The World Health Organisation (WHO) has named the UK as the fourth-worst country for obesity, in a report that revealed the disease leads to 1.2m deaths annually in European countries.
The report also found that obesity is directly responsible for 200,000 cancer cases each year in Europe, saying it has reached “epidemic proportions.”
It can be a cause of 13 types of cancer, including in the kidney and liver.
“Obesity is a disease, not just a risk factor,” the report stated. It found that no single member state in the European region is on track to halt the rise of obesity and diabetes.
The UK has an obesity strategy to reduce the amount of overweight adults and children in the country, with it recently implementing a controversial law forcing large restaurants and cafes to include calorie amounts on their menus.
However, the WHO report found that obesity affects 59% of adults in the UK, and 63% of adults were obese in 2018.
The report’s data also showed that in many countries, including the UK, more boys under 18 than girls don’t eat fruit or vegetables every day.
Professor Jane Ogden, a health psychologist at the University of Surrey, said: “Obesity is a product of things in the environment that make us overeat and under exercise and the way that we think about food. I think what has happened in the UK is that we have an environment that encourages us to be sedentary, so we use our car, we don’t walk, we sit at our desks. On top of that, the world around us encourages us to eat more.
“Throughout our childhood food is used as a reward, as a way of managing behaviour. There’s language around food that makes it either forbidden or a treat, and because of that we eat more.”
The report recommends a “high-level political commitment” to tackling obesity alongside sugar tax on sweet drinks and subsidies on healthy food.
In 2019/20, there was a 17% increase in hospital admissions for health issues relating to obesity from the previous year.
The WHO report also claimed that Covid-19 has had a negative effect on eating patterns and physical activities, saying: “It will have lasting effects on people’s health for many years and will need significant effort to reverse.”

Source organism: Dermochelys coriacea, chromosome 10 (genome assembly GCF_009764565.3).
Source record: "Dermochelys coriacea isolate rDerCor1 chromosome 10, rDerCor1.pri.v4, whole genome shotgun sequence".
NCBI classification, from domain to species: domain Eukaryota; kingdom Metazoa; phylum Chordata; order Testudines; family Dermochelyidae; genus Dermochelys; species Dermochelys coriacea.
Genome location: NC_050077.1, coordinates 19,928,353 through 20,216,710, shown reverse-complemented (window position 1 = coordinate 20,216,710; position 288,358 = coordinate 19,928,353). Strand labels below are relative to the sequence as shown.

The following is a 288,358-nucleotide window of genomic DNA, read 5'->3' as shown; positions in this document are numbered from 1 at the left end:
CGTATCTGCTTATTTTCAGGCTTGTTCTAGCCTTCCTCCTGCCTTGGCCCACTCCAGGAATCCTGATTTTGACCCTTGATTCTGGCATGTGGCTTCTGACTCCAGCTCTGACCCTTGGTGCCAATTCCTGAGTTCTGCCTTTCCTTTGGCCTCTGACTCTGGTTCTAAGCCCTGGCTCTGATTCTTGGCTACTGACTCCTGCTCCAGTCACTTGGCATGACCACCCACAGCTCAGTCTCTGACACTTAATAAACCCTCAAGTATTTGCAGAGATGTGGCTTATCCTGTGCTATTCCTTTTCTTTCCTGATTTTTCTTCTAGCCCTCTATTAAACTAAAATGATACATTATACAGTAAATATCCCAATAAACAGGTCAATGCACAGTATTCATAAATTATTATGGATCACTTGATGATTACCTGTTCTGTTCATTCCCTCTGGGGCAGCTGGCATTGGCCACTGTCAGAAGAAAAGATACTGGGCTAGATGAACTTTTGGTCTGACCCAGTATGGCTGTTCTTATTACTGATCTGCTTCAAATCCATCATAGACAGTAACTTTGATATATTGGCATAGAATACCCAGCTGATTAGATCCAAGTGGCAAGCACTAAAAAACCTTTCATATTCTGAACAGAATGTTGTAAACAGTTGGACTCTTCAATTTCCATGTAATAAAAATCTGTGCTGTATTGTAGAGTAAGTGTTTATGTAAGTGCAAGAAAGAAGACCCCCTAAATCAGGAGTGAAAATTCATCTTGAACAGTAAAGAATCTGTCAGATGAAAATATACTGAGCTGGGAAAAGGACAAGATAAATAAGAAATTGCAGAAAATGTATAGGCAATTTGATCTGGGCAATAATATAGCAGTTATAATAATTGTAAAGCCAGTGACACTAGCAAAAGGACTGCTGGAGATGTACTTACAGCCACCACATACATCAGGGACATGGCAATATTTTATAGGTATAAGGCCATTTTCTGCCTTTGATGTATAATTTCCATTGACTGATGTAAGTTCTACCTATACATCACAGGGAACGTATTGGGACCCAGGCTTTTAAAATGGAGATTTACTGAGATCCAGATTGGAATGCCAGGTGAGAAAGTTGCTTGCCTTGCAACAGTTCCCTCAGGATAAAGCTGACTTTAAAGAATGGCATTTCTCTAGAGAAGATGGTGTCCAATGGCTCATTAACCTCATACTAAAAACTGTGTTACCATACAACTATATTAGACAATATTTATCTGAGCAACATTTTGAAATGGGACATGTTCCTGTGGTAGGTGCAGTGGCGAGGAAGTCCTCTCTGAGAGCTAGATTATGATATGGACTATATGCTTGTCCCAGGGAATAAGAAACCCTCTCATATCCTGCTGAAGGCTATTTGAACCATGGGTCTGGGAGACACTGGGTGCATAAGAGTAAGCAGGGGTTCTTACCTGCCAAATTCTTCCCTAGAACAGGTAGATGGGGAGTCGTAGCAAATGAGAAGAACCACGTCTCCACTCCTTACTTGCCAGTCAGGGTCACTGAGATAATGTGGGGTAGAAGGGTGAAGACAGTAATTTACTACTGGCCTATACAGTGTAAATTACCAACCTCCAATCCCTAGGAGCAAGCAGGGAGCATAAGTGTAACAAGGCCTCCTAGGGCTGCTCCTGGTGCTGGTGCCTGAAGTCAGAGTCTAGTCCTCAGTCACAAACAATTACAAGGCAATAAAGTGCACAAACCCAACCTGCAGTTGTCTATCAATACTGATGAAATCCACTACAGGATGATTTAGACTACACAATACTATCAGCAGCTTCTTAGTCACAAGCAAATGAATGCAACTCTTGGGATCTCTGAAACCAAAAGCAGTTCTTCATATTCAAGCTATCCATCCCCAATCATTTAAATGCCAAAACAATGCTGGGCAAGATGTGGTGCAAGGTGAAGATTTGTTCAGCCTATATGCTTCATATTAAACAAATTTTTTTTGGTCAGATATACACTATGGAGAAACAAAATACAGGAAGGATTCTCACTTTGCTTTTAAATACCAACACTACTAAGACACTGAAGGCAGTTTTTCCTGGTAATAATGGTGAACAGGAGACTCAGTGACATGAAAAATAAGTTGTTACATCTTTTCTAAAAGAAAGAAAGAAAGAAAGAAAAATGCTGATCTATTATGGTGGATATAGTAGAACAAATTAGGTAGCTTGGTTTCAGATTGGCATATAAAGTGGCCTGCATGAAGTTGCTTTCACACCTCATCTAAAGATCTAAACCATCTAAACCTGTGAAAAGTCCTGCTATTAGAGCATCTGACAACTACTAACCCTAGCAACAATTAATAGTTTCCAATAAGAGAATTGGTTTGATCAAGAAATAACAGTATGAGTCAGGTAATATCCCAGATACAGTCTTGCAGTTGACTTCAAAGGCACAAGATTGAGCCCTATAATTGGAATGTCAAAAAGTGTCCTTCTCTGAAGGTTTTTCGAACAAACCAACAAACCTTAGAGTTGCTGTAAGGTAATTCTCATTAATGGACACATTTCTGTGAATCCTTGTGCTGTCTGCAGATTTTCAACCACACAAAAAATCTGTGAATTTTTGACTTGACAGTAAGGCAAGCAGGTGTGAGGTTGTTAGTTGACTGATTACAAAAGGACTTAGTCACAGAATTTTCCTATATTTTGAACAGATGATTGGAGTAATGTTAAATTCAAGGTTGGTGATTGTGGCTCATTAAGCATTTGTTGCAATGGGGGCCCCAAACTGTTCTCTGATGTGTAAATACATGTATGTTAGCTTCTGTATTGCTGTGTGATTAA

It also placed emphasis on supporting lower socioeconomic groups because they face more constraints and limitations in eating healthily.
Dr Ogden agrees with this, saying: “There’s a lot of issues around food poverty and people not having the money to buy the right kinds of food and that pushes people toward eating takeaways, which are high in fat, and although they cost more in the long term, if people don’t have the right cooking and eating facilities then they can’t prepare the food in the right kinds of ways.”
She also said that British culture isn’t great when it comes to buying and cooking food, leading to an “explosion” of food delivery apps.
“It’s all exacerbated in a kind of perfect storm.”
The report also noted the contribution of meal delivery apps like Uber Eats and Just Eat to the rise of obesity, saying the apps often lead to overordering and overconsumption.
This links to eating out, where the report said people who dine out eat 200 more calories than they would at home, on average.
It also found that while active video games can help children get more active, they aren’t a substitute for physical activities.
When asked what the UK could do to tackle obesity, Dr Ogden said a good way to combat this could be to stop the food industry from overloading people with food with buy one get one free deals, and to make healthy food cheaper.
She said: “We need to work out a way to do this without stigmatising. It should be about everybody being more active and everybody eating well – creating that as a culture.
“But a lot of it is a cultural thing. For a long time we haven’t been big on cooking and we seem to have become more sedentary, perhaps more than other cultures.”